Sheabutter Cottage/Cioccolatina - Cocoa + Marula Deep Conditioner AGAVE

Sheabutter Cottage

Sheabutter Cottage/Cioccolatina - Cocoa + Marula Deep Conditioner AGAVE
  • $10.50

Deep condition and pamper your hair with our natural/vegan friendly Cocoa & Marula hair delight. 
Fragrance-free and packed with Marula, hair detangling cocoa, Marshmallow & Burdock, this is carefully balanced with Agave nectar for the softness.


MARSHMALLOW: {althea officinalis} A great natural detangler and ideal for soothing the scalp. 

COCOA : {theobroma cacao} Grown under shaded areas in Ghana, cocoa contains a chemical component known as theobroma which helps to lift morals when taken internally. We have added this to detangle/condition and moisturise your natural strands.

RHASSOUL CLAY: {hectorite} A mineral rich detoxifying clay which we purchase directly from Morocco. A completely non-irritating clay, rhassoul leaves hair soft and shiny and enhances its volume. 

BURDOCK: {arctium lappa} A cleansing + nourishing plant, helps to soothe the scalp, strengthen/promote hair growth

MARULA: {sclerocarya birrea} Cold pressed, pure and unrefined, and produced by a not for profit company set up to generate income for rural Swazi women, marula is great for damaged/fragile hair.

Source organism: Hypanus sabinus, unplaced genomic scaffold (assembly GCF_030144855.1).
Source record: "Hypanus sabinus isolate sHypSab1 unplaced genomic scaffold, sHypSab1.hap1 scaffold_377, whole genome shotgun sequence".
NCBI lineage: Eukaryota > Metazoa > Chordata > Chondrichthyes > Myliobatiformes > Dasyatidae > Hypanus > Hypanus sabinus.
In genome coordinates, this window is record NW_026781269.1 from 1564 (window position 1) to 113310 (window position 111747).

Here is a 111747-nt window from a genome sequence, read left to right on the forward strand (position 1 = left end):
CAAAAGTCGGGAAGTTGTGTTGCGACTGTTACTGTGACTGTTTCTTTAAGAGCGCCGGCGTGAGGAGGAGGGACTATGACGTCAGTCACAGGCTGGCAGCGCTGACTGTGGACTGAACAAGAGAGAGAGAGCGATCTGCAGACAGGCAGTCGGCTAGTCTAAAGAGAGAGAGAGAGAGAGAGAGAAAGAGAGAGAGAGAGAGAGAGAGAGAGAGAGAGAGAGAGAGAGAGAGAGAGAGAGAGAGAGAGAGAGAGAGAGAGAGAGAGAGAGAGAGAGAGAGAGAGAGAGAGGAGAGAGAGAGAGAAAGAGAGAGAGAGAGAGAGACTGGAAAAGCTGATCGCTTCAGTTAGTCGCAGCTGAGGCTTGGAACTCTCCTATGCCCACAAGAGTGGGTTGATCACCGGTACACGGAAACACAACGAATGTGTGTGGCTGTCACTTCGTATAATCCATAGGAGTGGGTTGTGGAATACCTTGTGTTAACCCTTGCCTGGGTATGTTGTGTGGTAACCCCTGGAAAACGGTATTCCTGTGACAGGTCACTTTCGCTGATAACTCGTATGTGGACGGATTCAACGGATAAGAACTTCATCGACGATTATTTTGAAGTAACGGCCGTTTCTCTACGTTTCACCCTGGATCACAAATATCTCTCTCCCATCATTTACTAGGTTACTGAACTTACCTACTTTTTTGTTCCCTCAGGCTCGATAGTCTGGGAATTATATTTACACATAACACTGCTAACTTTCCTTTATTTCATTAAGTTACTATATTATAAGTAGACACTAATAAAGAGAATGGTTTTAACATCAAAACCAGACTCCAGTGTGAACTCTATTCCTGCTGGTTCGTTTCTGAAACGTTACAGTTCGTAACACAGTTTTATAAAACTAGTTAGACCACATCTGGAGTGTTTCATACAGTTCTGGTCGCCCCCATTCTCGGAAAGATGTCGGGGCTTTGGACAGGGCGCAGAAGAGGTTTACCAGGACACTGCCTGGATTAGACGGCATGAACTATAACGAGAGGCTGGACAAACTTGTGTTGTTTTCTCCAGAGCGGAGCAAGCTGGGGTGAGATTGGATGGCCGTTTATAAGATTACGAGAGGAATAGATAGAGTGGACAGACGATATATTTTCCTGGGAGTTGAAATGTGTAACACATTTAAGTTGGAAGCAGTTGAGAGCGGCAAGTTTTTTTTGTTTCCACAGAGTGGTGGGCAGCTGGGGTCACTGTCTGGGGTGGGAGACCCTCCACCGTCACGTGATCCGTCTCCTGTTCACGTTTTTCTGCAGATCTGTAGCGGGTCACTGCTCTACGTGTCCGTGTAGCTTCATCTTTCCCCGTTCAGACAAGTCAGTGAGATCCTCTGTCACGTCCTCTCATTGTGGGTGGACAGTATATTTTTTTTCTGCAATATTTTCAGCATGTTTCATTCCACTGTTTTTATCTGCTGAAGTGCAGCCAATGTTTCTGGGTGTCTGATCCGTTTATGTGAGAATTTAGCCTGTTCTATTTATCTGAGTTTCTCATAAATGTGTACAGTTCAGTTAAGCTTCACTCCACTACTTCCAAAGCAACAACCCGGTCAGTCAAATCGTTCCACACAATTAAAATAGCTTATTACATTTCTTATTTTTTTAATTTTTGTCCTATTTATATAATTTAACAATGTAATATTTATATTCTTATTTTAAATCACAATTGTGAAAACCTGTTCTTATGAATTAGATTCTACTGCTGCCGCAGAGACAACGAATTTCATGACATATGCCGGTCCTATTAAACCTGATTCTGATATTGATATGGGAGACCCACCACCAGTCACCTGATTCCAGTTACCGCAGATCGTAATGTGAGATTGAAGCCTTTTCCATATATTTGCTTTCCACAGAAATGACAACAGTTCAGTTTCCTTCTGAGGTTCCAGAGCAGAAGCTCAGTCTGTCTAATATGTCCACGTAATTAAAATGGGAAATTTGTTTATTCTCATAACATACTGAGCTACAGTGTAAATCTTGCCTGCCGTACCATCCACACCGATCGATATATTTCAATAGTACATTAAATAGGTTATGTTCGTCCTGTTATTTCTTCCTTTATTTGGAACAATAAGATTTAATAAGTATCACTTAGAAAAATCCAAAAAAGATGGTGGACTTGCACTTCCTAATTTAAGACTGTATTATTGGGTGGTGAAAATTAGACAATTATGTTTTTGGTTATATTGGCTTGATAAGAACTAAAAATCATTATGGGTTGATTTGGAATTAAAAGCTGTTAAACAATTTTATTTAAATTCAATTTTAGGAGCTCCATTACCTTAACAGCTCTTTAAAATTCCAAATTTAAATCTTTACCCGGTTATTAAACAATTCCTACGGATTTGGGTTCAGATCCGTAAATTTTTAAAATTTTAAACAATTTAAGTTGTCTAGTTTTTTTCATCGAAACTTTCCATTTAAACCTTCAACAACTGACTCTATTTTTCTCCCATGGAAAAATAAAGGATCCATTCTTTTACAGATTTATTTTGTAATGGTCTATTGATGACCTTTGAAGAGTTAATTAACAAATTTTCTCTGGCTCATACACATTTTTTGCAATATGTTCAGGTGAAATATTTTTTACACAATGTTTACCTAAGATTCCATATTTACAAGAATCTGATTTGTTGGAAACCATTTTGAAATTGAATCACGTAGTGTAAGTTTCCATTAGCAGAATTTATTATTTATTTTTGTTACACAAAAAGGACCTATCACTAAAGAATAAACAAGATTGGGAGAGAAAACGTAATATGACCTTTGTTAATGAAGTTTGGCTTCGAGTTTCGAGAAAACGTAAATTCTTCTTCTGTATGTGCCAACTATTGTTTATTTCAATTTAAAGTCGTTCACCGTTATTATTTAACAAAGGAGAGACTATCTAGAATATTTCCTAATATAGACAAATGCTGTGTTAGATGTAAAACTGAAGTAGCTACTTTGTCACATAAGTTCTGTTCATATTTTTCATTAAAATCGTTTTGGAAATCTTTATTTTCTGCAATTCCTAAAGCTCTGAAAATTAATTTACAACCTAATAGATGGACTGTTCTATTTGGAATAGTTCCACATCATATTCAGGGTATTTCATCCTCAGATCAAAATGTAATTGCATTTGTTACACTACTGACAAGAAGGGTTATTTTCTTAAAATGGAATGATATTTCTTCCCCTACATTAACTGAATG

While agave (pronounced ah-GAH-vay) is best recognized as the plant from which tequila is made, it has also been used for thousands of years as an ingredient in food. The nectar made from the plant is known in Mexico as aguamiel, or "honey water."
The Aztecs prized the agave as a gift from the gods and used the liquid from its core to flavor foods and drinks. Now, due to increasing awareness of agave nectar's many beneficial properties, it is becoming the preferred sweetener of health conscious consumers, doctors, and natural foods cooks alike.

Where Does Agave Nectar Come From?
Agave nectar (sometimes called agave syrup) is most often produced from the Blue Agaves that thrive in the volcanic soils of Southern Mexico. Agaves are large, spikey plants that resemble cactus or yuccas in both form and habitat, but they are actually succulents similar to the familiar Aloe Vera.

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